Today's post is by new workshop leader Michael Kang, who'll lead the Writing the Television Pilot workshop beginning February 17.
Writing is lonely and painful.
But you must already know that because you came here to read what other writers had to say about writing. You came here to find solace and comfort and hopefully discover that you are not alone. You write because you have to write. You write because as much as you avoid it by checking Facebook and pretending a status update is as creative as crafting a novel, you love to write. You love to sit alone for hours hearing voices in your head and pretending that there is an order to the world.
You love coming out of your cave lit only by the warm fire of a computer monitor and handing over a ream of paper (or bytes of a PDF) and saying to someone “This is me. Please love me. Don’t make me go back into that cave.”
Of course no one ever loves you, not the first time you come out of that cave. The best you get is “Eh, it’s pretty good.” And you are inevitably drawn back into that cave. Even when your best cheerleader lies through his or her teeth and says, “it’s amazing, now come have dinner, you haven’t eaten in months.” You go back to your cave even though you can smell the crispy flesh of a roast wafting from that liar’s kitchen.
You tinker. You play scrabble. You do searches on people you didn’t like in high school. You find out the steps to making a perfect soft-boiled egg. You digitize your CD collection. You start a different story. You play guitar and sing very badly. You take the dog out for a walk. You stare at the computer. You write. You lather. You rinse. You repeat.
Why? It’s that moment when something clicks in the story. And then you find hours, days, weeks have disappeared in a flurry of madness that some call inspiration. Usually, it all leads back to that one moment when you changed something so simple and so obvious like the punctuation mark on the end of the first sentence or the gender of a side character or the use of second person singular vs. third person omniscient when everything started moving – really fast. You were just trying to keep up.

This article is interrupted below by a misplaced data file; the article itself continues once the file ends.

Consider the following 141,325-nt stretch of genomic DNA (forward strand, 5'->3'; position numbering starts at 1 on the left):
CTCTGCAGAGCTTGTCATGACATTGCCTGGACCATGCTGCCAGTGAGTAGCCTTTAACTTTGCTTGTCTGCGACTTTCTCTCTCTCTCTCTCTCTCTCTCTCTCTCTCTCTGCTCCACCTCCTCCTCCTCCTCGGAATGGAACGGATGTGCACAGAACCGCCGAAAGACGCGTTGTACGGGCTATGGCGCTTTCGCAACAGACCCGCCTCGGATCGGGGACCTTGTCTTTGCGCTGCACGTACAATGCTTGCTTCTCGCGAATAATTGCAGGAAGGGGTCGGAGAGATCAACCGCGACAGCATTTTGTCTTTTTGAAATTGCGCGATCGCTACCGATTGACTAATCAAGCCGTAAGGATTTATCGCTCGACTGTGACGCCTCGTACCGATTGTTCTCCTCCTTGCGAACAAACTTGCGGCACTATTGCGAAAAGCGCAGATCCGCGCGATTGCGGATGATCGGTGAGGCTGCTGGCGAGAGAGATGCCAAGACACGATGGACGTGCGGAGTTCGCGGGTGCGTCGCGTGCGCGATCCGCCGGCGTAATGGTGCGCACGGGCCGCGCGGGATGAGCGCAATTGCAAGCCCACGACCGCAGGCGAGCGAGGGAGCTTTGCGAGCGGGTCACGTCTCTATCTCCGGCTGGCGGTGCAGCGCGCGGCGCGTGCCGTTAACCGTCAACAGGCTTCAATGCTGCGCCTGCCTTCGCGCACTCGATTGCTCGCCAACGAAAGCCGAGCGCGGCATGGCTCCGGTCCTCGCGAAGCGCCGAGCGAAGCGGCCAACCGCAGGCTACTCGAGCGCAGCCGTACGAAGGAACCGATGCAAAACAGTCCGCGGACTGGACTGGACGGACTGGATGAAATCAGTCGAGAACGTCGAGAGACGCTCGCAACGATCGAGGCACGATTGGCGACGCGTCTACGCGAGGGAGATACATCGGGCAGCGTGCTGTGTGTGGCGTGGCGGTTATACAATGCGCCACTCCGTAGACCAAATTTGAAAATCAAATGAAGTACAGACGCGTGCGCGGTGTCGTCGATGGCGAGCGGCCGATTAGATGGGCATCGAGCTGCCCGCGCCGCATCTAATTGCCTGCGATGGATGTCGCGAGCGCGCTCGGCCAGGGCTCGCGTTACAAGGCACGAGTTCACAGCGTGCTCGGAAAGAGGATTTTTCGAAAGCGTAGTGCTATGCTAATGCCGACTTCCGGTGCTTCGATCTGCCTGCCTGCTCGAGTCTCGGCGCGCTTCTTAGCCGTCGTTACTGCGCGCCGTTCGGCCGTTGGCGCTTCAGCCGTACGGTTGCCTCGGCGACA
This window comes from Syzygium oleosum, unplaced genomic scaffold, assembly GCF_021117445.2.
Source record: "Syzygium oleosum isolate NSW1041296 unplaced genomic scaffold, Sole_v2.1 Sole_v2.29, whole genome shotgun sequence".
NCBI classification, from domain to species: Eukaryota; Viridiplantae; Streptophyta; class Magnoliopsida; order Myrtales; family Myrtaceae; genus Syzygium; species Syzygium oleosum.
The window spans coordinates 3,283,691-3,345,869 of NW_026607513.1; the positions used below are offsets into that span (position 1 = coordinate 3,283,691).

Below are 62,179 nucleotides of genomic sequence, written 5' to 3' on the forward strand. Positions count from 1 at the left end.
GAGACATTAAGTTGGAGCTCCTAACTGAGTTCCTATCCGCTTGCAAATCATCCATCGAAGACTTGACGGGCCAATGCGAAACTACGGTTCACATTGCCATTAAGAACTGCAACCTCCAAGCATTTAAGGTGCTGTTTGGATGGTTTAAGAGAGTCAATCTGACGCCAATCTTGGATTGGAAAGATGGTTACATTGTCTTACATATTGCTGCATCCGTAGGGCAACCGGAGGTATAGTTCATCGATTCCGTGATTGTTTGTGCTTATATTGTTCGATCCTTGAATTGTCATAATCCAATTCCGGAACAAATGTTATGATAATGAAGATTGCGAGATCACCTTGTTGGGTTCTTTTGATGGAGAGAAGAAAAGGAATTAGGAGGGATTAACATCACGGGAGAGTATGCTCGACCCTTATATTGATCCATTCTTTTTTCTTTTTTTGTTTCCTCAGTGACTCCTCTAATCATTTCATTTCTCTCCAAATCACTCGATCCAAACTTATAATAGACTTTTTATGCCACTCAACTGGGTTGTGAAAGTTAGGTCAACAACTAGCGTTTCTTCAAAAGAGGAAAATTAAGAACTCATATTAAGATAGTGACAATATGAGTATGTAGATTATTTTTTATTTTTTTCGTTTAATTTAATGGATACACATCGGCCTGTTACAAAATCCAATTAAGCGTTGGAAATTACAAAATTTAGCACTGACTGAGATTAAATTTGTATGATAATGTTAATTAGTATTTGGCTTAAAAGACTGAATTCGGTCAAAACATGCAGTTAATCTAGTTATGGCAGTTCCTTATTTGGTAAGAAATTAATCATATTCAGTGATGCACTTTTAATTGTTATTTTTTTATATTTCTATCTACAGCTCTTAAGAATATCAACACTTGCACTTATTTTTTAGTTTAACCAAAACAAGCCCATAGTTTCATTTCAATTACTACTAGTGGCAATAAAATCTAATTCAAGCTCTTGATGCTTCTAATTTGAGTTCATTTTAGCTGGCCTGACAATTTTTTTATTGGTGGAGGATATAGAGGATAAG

And in those hours that are neither morning nor night, you look up to see that the cave has changed; it’s become a very lofty palace with central air and TiVo. You are too exhausted to enjoy this. You are sure when you wake up it’s all going to be just a very intricate trick of the mind. Nothing has changed and you will be here once again.
And then you come back the next morning after your first cup of coffee and an eviction notice has been posted to the door of your palace. You worked all that time for that one moment where you were satisfied but not really sure if you were truly satisfied. You finish your coffee. And then you crawl off to find another cave. That’s why you write.
Michael Kang is an independent filmmaker currently recovering from a three-year stint in Hollywood. He will be teaching Writing The Television Pilot hence the overly dramatic First Person Plural entry. He has taught screenwriting workshops through The Asian American Writers Workshop, The Poet’s Theater and InDuLoop. He is currently teaching Broadcast & Film Writing at Towson University. His film "The Motel" premiered at the Sundance Film Festival and is currently available on DVD through Palm Pictures. Michael has received numerous awards for his work including the Humanitas Prize, N.E.A. Artist’s Residency Grant at The MacDowell Colony and the Geri Ashur Award in screenwriting through the New York Foundation for the Arts. Michael also received a fellowship through the ABC / DGA New Talent Television Directing Program. He has been a freelance screenwriter whose projects include a feature film script for Wayne Wang and a television pilot script for HBO. Michael’s second feature film “West 32nd” premiered at The Tribeca Film Festival and is currently available on DVD through Pathfinder Pictures. Michael is currently in post-production on his third feature film "Knots" about a dysfunctional family business of wedding planners.